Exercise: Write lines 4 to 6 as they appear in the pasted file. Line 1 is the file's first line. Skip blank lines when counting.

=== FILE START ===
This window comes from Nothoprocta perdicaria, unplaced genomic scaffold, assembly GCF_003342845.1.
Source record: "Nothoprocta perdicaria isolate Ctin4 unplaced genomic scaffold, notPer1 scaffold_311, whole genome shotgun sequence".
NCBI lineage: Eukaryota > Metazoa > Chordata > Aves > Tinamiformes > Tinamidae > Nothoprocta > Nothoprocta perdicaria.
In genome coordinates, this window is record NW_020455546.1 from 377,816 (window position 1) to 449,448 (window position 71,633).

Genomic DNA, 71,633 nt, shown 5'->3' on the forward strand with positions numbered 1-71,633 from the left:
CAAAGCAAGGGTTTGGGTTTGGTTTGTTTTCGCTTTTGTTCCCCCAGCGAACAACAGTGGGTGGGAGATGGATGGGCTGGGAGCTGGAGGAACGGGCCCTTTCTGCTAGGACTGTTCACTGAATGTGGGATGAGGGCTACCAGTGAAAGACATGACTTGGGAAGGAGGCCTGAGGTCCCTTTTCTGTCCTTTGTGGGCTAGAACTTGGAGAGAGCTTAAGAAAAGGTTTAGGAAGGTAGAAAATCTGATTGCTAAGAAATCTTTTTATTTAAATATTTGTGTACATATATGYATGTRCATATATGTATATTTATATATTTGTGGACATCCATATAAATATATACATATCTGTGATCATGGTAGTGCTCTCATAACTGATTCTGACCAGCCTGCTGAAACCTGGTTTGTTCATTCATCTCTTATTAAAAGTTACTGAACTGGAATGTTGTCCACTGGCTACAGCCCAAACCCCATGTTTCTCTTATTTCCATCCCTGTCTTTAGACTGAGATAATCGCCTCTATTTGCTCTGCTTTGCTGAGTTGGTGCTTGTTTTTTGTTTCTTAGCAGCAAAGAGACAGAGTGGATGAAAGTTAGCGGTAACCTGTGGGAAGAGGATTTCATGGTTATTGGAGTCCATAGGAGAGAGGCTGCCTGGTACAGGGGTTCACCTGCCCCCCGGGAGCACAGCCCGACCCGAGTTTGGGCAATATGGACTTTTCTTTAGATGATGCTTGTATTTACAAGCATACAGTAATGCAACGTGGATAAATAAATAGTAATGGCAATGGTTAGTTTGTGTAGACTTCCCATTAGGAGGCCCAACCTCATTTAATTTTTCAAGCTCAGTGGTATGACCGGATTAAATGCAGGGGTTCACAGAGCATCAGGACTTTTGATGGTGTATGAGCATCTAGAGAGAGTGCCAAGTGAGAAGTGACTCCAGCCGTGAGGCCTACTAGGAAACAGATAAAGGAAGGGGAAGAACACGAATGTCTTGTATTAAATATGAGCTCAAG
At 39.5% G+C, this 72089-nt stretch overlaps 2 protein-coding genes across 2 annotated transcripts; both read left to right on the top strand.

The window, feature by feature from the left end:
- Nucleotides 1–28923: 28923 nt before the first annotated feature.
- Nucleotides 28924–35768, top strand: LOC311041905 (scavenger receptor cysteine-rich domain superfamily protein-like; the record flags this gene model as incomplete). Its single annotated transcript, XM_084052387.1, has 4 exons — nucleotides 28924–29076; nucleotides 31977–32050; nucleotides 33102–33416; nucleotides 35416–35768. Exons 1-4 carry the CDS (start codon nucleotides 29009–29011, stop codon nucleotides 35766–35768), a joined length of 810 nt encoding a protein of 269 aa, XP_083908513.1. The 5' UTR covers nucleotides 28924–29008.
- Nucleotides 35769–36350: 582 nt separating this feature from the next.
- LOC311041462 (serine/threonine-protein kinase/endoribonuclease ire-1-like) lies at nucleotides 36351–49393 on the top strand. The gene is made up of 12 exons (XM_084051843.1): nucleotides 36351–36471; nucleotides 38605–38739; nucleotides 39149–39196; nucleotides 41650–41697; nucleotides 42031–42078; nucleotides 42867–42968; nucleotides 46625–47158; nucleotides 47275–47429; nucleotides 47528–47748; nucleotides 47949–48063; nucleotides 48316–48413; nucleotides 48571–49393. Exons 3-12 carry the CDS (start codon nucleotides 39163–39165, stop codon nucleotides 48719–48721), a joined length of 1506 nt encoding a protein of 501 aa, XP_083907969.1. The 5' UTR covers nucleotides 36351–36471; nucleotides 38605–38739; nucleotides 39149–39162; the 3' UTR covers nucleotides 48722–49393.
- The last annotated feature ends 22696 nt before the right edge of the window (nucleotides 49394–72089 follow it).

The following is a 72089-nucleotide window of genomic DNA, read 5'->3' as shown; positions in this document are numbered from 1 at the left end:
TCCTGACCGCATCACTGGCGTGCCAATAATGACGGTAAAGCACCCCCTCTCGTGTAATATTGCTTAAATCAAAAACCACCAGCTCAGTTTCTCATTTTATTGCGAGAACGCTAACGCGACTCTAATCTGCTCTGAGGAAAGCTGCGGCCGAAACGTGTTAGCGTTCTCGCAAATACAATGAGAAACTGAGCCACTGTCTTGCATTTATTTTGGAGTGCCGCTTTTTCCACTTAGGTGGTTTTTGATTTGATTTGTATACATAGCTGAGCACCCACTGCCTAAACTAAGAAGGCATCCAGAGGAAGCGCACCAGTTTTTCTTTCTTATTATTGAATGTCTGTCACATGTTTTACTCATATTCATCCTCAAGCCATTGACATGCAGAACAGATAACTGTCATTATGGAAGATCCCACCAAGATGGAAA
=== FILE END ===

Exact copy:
In genome coordinates, this window is record NW_020455546.1 from 377,816 (window position 1) to 449,448 (window position 71,633).

Genomic DNA, 71,633 nt, shown 5'->3' on the forward strand with positions numbered 1-71,633 from the left:
CAAAGCAAGGGTTTGGGTTTGGTTTGTTTTCGCTTTTGTTCCCCCAGCGAACAACAGTGGGTGGGAGATGGATGGGCTGGGAGCTGGAGGAACGGGCCCTTTCTGCTAGGACTGTTCACTGAATGTGGGATGAGGGCTACCAGTGAAAGACATGACTTGGGAAGGAGGCCTGAGGTCCCTTTTCTGTCCTTTGTGGGCTAGAACTTGGAGAGAGCTTAAGAAAAGGTTTAGGAAGGTAGAAAATCTGATTGCTAAGAAATCTTTTTATTTAAATATTTGTGTACATATATGYATGTRCATATATGTATATTTATATATTTGTGGACATCCATATAAATATATACATATCTGTGATCATGGTAGTGCTCTCATAACTGATTCTGACCAGCCTGCTGAAACCTGGTTTGTTCATTCATCTCTTATTAAAAGTTACTGAACTGGAATGTTGTCCACTGGCTACAGCCCAAACCCCATGTTTCTCTTATTTCCATCCCTGTCTTTAGACTGAGATAATCGCCTCTATTTGCTCTGCTTTGCTGAGTTGGTGCTTGTTTTTTGTTTCTTAGCAGCAAAGAGACAGAGTGGATGAAAGTTAGCGGTAACCTGTGGGAAGAGGATTTCATGGTTATTGGAGTCCATAGGAGAGAGGCTGCCTGGTACAGGGGTTCACCTGCCCCCCGGGAGCACAGCCCGACCCGAGTTTGGGCAATATGGACTTTTCTTTAGATGATGCTTGTATTTACAAGCATACAGTAATGCAACGTGGATAAATAAATAGTAATGGCAATGGTTAGTTTGTGTAGACTTCCCATTAGGAGGCCCAACCTCATTTAATTTTTCAAGCTCAGTGGTATGACCGGATTAAATGCAGGGGTTCACAGAGCATCAGGACTTTTGATGGTGTATGAGCATCTAGAGAGAGTGCCAAGTGAGAAGTGACTCCAGCCGTGAGGCCTACTAGGAAACAGATAAAGGAAGGGGAAGAACACGAATGTCTTGTATTAAATATGAGCTCAAG